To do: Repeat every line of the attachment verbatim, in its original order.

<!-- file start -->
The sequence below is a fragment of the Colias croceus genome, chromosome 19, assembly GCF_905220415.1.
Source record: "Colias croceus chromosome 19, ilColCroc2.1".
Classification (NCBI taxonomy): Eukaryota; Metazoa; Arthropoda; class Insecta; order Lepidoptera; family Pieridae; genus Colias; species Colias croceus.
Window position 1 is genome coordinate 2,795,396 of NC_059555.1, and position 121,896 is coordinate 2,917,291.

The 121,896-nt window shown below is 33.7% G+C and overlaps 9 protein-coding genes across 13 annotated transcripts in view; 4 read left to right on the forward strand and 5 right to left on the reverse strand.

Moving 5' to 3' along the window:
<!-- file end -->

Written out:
The sequence below is a fragment of the Colias croceus genome, chromosome 19, assembly GCF_905220415.1.
Source record: "Colias croceus chromosome 19, ilColCroc2.1".
Classification (NCBI taxonomy): Eukaryota; Metazoa; Arthropoda; class Insecta; order Lepidoptera; family Pieridae; genus Colias; species Colias croceus.
Window position 1 is genome coordinate 2,795,396 of NC_059555.1, and position 121,896 is coordinate 2,917,291.

The 121,896-nt window shown below is 33.7% G+C and overlaps 9 protein-coding genes across 13 annotated transcripts in view; 4 read left to right on the forward strand and 5 right to left on the reverse strand.

Moving 5' to 3' along the window: